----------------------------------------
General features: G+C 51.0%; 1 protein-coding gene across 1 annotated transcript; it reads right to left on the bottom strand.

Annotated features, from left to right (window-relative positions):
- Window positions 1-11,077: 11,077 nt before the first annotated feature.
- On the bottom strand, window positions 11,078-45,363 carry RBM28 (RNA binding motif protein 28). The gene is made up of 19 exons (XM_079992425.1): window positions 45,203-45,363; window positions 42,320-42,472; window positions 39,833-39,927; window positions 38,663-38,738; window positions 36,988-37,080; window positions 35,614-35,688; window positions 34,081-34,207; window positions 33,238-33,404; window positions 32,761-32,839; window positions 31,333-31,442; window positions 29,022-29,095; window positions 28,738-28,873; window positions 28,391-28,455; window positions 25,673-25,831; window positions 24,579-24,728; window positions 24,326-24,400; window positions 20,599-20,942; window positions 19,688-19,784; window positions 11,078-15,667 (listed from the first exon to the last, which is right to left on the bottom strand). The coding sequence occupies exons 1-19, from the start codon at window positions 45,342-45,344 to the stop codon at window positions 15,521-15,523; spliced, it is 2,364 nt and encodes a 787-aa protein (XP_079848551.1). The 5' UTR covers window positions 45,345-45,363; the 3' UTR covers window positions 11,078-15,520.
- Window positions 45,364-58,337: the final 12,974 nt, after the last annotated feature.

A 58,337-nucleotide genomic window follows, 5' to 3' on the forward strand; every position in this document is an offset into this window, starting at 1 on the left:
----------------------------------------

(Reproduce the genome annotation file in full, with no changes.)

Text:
General features: G+C 51.0%; 1 protein-coding gene across 1 annotated transcript; it reads right to left on the bottom strand.

Annotated features, from left to right (window-relative positions):
- Window positions 1-11,077: 11,077 nt before the first annotated feature.
- On the bottom strand, window positions 11,078-45,363 carry RBM28 (RNA binding motif protein 28). The gene is made up of 19 exons (XM_079992425.1): window positions 45,203-45,363; window positions 42,320-42,472; window positions 39,833-39,927; window positions 38,663-38,738; window positions 36,988-37,080; window positions 35,614-35,688; window positions 34,081-34,207; window positions 33,238-33,404; window positions 32,761-32,839; window positions 31,333-31,442; window positions 29,022-29,095; window positions 28,738-28,873; window positions 28,391-28,455; window positions 25,673-25,831; window positions 24,579-24,728; window positions 24,326-24,400; window positions 20,599-20,942; window positions 19,688-19,784; window positions 11,078-15,667 (listed from the first exon to the last, which is right to left on the bottom strand). The coding sequence occupies exons 1-19, from the start codon at window positions 45,342-45,344 to the stop codon at window positions 15,521-15,523; spliced, it is 2,364 nt and encodes a 787-aa protein (XP_079848551.1). The 5' UTR covers window positions 45,345-45,363; the 3' UTR covers window positions 11,078-15,520.
- Window positions 45,364-58,337: the final 12,974 nt, after the last annotated feature.

A 58,337-nucleotide genomic window follows, 5' to 3' on the forward strand; every position in this document is an offset into this window, starting at 1 on the left: